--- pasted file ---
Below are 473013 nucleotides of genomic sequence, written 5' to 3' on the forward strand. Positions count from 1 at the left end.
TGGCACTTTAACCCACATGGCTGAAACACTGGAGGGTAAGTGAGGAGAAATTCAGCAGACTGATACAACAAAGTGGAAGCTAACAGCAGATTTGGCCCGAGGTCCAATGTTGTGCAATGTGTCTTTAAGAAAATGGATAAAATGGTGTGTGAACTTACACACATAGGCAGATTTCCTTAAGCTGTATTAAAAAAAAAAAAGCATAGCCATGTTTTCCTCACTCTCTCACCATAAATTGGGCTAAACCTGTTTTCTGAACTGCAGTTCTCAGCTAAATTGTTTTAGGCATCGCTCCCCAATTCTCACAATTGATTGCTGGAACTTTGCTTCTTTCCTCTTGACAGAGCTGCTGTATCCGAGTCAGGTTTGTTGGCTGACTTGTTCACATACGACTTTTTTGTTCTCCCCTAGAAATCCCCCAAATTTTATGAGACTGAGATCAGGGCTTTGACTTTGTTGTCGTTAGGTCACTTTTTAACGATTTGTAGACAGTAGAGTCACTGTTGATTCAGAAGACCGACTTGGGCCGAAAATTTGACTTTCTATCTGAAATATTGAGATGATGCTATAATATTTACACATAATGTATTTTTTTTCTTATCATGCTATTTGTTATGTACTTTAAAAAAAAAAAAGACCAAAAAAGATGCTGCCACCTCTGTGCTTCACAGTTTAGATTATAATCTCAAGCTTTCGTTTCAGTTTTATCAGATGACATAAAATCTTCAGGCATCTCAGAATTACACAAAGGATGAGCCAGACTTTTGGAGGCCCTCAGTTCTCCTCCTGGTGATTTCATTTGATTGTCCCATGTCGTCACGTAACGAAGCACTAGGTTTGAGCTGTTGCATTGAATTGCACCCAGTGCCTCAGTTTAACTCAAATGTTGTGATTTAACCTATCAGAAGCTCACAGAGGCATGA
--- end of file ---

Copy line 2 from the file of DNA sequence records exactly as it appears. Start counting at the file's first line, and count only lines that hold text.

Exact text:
TGGCACTTTAACCCACATGGCTGAAACACTGGAGGGTAAGTGAGGAGAAATTCAGCAGACTGATACAACAAAGTGGAAGCTAACAGCAGATTTGGCCCGAGGTCCAATGTTGTGCAATGTGTCTTTAAGAAAATGGATAAAATGGTGTGTGAACTTACACACATAGGCAGATTTCCTTAAGCTGTATTAAAAAAAAAAAAGCATAGCCATGTTTTCCTCACTCTCTCACCATAAATTGGGCTAAACCTGTTTTCTGAACTGCAGTTCTCAGCTAAATTGTTTTAGGCATCGCTCCCCAATTCTCACAATTGATTGCTGGAACTTTGCTTCTTTCCTCTTGACAGAGCTGCTGTATCCGAGTCAGGTTTGTTGGCTGACTTGTTCACATACGACTTTTTTGTTCTCCCCTAGAAATCCCCCAAATTTTATGAGACTGAGATCAGGGCTTTGACTTTGTTGTCGTTAGGTCACTTTTTAACGATTTGTAGACAGTAGAGTCACTGTTGATTCAGAAGACCGACTTGGGCCGAAAATTTGACTTTCTATCTGAAATATTGAGATGATGCTATAATATTTACACATAATGTATTTTTTTTCTTATCATGCTATTTGTTATGTACTTTAAAAAAAAAAAAGACCAAAAAAGATGCTGCCACCTCTGTGCTTCACAGTTTAGATTATAATCTCAAGCTTTCGTTTCAGTTTTATCAGATGACATAAAATCTTCAGGCATCTCAGAATTACACAAAGGATGAGCCAGACTTTTGGAGGCCCTCAGTTCTCCTCCTGGTGATTTCATTTGATTGTCCCATGTCGTCACGTAACGAAGCACTAGGTTTGAGCTGTTGCATTGAATTGCACCCAGTGCCTCAGTTTAACTCAAATGTTGTGATTTAACCTATCAGAAGCTCACAGAGGCATGA